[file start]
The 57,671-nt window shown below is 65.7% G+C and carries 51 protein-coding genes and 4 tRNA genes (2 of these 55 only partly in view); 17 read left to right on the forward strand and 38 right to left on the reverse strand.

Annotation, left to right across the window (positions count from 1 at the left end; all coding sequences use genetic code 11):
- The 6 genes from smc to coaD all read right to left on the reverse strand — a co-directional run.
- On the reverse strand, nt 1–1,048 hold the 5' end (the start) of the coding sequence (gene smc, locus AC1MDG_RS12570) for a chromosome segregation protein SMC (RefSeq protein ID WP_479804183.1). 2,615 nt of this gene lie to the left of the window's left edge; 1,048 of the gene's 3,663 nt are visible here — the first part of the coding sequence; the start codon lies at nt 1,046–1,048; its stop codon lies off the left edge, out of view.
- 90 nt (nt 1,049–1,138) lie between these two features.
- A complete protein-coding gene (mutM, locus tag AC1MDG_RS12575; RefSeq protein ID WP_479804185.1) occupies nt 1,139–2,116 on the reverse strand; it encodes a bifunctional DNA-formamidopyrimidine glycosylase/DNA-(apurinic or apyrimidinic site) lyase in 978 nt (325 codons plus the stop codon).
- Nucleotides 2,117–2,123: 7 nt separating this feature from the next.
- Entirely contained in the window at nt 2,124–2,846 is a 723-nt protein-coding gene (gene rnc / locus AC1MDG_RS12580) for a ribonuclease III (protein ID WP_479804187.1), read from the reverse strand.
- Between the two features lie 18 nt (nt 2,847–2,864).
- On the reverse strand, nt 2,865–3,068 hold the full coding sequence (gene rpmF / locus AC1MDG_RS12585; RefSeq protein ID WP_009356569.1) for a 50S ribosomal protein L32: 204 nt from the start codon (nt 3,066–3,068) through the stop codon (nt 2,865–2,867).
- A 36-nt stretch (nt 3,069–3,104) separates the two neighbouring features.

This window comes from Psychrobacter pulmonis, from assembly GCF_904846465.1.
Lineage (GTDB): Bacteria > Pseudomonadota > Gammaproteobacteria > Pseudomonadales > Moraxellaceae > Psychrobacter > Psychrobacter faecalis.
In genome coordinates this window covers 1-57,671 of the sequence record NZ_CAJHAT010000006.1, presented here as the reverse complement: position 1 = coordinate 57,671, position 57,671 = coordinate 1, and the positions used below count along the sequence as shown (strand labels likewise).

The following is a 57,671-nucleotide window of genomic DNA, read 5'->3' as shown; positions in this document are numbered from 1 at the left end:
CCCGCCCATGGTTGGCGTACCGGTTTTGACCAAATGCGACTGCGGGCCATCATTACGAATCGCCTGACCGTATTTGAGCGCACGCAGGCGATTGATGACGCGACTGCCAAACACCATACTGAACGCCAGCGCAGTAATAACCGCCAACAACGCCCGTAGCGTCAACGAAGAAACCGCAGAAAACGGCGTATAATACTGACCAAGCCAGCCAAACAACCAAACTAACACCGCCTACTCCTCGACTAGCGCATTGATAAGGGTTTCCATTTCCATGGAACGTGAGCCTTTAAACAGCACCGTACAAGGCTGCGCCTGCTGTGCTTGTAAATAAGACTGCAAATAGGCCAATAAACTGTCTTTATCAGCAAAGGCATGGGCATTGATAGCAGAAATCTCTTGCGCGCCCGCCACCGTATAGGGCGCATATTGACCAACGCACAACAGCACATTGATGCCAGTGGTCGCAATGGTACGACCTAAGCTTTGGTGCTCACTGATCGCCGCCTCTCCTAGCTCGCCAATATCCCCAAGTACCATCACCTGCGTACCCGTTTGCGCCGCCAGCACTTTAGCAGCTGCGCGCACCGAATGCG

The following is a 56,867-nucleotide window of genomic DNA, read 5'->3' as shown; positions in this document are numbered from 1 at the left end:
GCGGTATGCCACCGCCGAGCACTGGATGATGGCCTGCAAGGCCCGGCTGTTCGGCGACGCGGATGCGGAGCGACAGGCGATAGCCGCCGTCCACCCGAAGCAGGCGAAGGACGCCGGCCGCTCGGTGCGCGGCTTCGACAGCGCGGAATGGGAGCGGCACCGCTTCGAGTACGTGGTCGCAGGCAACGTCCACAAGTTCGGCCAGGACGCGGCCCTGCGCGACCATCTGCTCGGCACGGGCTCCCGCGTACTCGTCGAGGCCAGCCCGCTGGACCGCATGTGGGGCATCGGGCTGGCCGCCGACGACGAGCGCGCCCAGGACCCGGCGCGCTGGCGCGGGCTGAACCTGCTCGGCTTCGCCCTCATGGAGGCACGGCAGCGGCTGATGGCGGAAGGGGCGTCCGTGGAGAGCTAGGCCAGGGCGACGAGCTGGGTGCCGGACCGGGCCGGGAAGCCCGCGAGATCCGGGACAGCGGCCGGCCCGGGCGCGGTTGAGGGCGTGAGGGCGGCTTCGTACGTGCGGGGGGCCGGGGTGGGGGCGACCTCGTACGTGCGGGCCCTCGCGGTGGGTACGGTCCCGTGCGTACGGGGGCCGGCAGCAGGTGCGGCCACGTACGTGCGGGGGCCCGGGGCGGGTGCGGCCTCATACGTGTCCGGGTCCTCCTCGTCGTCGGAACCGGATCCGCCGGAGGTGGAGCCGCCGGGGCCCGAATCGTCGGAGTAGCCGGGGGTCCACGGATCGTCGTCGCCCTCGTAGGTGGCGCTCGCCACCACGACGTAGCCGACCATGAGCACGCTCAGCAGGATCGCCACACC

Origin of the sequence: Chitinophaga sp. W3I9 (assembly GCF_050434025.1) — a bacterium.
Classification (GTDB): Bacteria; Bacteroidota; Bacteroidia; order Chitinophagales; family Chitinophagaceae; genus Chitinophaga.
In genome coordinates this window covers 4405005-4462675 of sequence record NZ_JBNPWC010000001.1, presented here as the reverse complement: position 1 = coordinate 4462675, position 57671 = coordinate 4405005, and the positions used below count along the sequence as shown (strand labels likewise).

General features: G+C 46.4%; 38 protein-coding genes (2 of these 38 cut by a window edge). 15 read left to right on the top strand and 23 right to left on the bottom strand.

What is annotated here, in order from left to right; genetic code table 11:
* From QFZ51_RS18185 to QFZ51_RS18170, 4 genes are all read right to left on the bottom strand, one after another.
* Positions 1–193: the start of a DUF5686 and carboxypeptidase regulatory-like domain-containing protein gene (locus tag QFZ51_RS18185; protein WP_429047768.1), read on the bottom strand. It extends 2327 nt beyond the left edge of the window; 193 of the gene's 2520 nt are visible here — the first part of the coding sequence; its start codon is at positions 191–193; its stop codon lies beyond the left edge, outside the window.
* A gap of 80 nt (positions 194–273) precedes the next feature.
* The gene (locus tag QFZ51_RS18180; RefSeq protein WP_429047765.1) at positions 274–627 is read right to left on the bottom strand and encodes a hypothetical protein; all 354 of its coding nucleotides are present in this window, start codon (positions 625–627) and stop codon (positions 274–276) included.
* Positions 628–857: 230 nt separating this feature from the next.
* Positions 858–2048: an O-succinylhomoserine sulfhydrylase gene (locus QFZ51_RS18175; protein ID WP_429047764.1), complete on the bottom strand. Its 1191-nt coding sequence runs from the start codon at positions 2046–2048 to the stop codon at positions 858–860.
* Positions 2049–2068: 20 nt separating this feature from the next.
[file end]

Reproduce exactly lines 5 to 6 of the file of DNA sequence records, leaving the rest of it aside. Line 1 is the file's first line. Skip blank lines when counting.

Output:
- 90 nt (nt 1,049–1,138) lie between these two features.
- A complete protein-coding gene (mutM, locus tag AC1MDG_RS12575; RefSeq protein ID WP_479804185.1) occupies nt 1,139–2,116 on the reverse strand; it encodes a bifunctional DNA-formamidopyrimidine glycosylase/DNA-(apurinic or apyrimidinic site) lyase in 978 nt (325 codons plus the stop codon).